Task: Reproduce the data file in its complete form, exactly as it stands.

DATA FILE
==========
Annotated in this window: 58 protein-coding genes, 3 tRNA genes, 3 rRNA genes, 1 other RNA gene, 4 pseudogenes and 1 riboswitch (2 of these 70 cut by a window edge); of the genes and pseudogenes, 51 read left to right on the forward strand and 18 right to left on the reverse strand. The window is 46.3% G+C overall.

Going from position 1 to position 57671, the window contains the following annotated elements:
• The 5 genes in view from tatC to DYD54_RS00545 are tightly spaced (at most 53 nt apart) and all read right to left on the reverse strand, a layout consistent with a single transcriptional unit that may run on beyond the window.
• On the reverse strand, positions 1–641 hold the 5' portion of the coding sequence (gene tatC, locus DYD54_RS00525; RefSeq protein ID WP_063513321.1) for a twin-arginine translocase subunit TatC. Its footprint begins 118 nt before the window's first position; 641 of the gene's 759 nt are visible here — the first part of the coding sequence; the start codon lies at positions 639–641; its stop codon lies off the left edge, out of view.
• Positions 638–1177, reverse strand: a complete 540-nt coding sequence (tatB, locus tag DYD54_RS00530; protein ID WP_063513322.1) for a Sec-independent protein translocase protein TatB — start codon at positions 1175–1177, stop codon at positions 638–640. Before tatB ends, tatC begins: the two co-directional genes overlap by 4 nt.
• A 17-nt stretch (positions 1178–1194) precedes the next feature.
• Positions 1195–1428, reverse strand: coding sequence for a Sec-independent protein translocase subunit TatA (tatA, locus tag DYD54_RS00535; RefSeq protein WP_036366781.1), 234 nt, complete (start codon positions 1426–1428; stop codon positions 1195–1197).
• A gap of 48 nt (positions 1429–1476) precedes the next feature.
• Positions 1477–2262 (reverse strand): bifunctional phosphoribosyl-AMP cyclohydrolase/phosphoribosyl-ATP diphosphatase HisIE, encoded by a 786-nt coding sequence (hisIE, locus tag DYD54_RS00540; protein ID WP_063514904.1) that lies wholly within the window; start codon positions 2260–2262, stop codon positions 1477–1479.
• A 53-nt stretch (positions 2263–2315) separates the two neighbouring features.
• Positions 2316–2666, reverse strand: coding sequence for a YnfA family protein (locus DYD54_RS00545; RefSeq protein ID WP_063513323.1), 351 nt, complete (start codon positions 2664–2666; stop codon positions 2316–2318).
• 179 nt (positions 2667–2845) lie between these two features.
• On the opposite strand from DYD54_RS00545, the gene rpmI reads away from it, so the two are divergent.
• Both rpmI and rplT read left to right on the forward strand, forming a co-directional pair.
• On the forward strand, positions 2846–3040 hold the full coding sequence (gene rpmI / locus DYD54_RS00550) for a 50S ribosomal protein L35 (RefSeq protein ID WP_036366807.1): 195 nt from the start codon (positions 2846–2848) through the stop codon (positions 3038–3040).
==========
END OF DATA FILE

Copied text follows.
Annotated in this window: 58 protein-coding genes, 3 tRNA genes, 3 rRNA genes, 1 other RNA gene, 4 pseudogenes and 1 riboswitch (2 of these 70 cut by a window edge); of the genes and pseudogenes, 51 read left to right on the forward strand and 18 right to left on the reverse strand. The window is 46.3% G+C overall.

Going from position 1 to position 57671, the window contains the following annotated elements:
• The 5 genes in view from tatC to DYD54_RS00545 are tightly spaced (at most 53 nt apart) and all read right to left on the reverse strand, a layout consistent with a single transcriptional unit that may run on beyond the window.
• On the reverse strand, positions 1–641 hold the 5' portion of the coding sequence (gene tatC, locus DYD54_RS00525; RefSeq protein ID WP_063513321.1) for a twin-arginine translocase subunit TatC. Its footprint begins 118 nt before the window's first position; 641 of the gene's 759 nt are visible here — the first part of the coding sequence; the start codon lies at positions 639–641; its stop codon lies off the left edge, out of view.
• Positions 638–1177, reverse strand: a complete 540-nt coding sequence (tatB, locus tag DYD54_RS00530; protein ID WP_063513322.1) for a Sec-independent protein translocase protein TatB — start codon at positions 1175–1177, stop codon at positions 638–640. Before tatB ends, tatC begins: the two co-directional genes overlap by 4 nt.
• A 17-nt stretch (positions 1178–1194) precedes the next feature.
• Positions 1195–1428, reverse strand: coding sequence for a Sec-independent protein translocase subunit TatA (tatA, locus tag DYD54_RS00535; RefSeq protein WP_036366781.1), 234 nt, complete (start codon positions 1426–1428; stop codon positions 1195–1197).
• A gap of 48 nt (positions 1429–1476) precedes the next feature.
• Positions 1477–2262 (reverse strand): bifunctional phosphoribosyl-AMP cyclohydrolase/phosphoribosyl-ATP diphosphatase HisIE, encoded by a 786-nt coding sequence (hisIE, locus tag DYD54_RS00540; protein ID WP_063514904.1) that lies wholly within the window; start codon positions 2260–2262, stop codon positions 1477–1479.
• A 53-nt stretch (positions 2263–2315) separates the two neighbouring features.
• Positions 2316–2666, reverse strand: coding sequence for a YnfA family protein (locus DYD54_RS00545; RefSeq protein ID WP_063513323.1), 351 nt, complete (start codon positions 2664–2666; stop codon positions 2316–2318).
• 179 nt (positions 2667–2845) lie between these two features.
• On the opposite strand from DYD54_RS00545, the gene rpmI reads away from it, so the two are divergent.
• Both rpmI and rplT read left to right on the forward strand, forming a co-directional pair.
• On the forward strand, positions 2846–3040 hold the full coding sequence (gene rpmI / locus DYD54_RS00550) for a 50S ribosomal protein L35 (RefSeq protein ID WP_036366807.1): 195 nt from the start codon (positions 2846–2848) through the stop codon (positions 3038–3040).